Some suggest that U.S. involvement in the Philippines is part of a greater U.S. strategy tocombat Islamic terrorism throughout Southeast Asia.(128) Some U.S. officials reportedly believe that Abu Sayyaf andthe Moro Islamic Liberation Front have established connections with Jemaah Islamiyah, an Al Qaedaaffiliate operating across Indonesia and the Philippines, who are believed to be responsible for astring of bombings including Bali in 2002 and the Davao bombings in 2003.(129) A May 2005 reportsuggests that Abu Sayyaf has developed a "training relationship and operational alliance" withJemaah Islamiyah that could lead to new capabilities for Abu Sayyaf.(130) While some note therelative success of joint U.S.-Filipino training exercises in combating Abu Sayyaf, others warn thatincreasing U.S. involvement could "complicate" the Philippine's insurgency dilemma and alsopossibly fuel anti-American sentiment in the region, which could form the basis "of a newpan-Islamic solidarity in the region."(131) Some experts contend that not all militant Muslim groupsoperating in Southeast Asia are aligned with Al Qaeda, and it is important that U.S. counterterrorefforts in the region "do not motivate these potential affiliates to join the Al Qaeda cause."(132)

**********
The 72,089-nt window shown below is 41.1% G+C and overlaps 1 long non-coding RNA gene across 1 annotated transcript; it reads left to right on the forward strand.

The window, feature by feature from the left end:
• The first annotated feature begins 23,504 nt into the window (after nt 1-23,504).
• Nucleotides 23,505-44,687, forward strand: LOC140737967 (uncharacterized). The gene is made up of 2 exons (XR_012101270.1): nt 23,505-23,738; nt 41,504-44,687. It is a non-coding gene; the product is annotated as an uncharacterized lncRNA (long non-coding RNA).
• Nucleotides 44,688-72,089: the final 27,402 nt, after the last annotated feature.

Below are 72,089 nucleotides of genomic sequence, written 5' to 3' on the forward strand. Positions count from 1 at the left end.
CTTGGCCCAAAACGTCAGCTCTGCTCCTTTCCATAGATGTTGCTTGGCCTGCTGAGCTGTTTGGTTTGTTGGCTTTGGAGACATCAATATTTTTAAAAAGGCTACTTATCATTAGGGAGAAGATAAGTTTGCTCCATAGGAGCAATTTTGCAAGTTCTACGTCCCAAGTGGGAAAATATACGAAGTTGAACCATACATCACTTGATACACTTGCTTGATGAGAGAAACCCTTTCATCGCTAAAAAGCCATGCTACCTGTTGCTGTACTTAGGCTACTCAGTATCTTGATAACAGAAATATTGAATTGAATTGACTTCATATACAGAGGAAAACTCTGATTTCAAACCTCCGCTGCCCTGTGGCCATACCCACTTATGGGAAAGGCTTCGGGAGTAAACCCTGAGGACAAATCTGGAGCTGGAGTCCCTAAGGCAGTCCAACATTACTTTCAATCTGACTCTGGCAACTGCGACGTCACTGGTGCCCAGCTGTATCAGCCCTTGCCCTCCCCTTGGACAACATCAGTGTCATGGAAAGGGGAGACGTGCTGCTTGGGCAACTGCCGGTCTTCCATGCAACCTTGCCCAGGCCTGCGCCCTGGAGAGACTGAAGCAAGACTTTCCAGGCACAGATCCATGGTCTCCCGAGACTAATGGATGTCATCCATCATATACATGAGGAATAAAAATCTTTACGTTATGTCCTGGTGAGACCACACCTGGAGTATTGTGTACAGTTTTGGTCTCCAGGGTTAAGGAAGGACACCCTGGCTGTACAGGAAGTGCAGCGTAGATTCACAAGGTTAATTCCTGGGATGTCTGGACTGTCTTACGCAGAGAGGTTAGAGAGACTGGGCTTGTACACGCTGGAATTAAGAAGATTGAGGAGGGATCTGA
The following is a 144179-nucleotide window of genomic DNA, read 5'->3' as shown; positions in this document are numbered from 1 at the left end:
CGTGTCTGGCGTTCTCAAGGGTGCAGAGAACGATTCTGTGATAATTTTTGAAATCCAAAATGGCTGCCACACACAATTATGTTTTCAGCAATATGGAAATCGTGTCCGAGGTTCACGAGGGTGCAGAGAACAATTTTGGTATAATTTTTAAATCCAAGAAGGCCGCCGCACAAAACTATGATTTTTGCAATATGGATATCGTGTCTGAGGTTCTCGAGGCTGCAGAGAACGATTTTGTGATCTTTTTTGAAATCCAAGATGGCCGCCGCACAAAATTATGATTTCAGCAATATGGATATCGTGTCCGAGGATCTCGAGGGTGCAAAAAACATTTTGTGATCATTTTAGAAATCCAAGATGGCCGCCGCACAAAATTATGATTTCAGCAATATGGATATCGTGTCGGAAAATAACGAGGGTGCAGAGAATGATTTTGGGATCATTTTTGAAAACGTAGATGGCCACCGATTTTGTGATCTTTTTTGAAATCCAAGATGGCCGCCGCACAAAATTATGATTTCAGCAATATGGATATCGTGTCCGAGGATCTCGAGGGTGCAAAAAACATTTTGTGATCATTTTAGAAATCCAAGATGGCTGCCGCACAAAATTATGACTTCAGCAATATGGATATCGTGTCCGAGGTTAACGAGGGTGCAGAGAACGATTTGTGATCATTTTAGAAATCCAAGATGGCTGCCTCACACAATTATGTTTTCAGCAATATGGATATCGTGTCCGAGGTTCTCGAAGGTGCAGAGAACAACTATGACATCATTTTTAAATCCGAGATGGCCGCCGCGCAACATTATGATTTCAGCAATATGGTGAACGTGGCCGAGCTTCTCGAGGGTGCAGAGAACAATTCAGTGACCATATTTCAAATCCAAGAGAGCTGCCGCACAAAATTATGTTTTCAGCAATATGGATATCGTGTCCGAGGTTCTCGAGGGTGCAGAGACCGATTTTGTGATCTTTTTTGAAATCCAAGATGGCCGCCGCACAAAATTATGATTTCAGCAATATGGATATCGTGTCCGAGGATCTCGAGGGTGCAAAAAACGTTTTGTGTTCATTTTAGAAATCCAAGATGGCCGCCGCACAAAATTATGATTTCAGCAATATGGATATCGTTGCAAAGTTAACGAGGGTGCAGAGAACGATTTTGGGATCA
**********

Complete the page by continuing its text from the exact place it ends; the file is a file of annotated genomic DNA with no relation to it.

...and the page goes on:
It is possible that Congress may explore in greater detail how Africa not only fits into theAdministration's long term strategy for the war on terror but also what the Administration's specificstrategy is for Africa, if such a strategy exists. While Combined Joint Task Force Horn of Africa(CJTF-HOA) has been in existence for almost three years, little is publicly known about theselong-term commitments to the region in terms of overall strategy and what resources -- both militaryand financial -- would be required to implement such a strategy, particularly if the Administrationintends to expand operations to other African nations. 041b061a72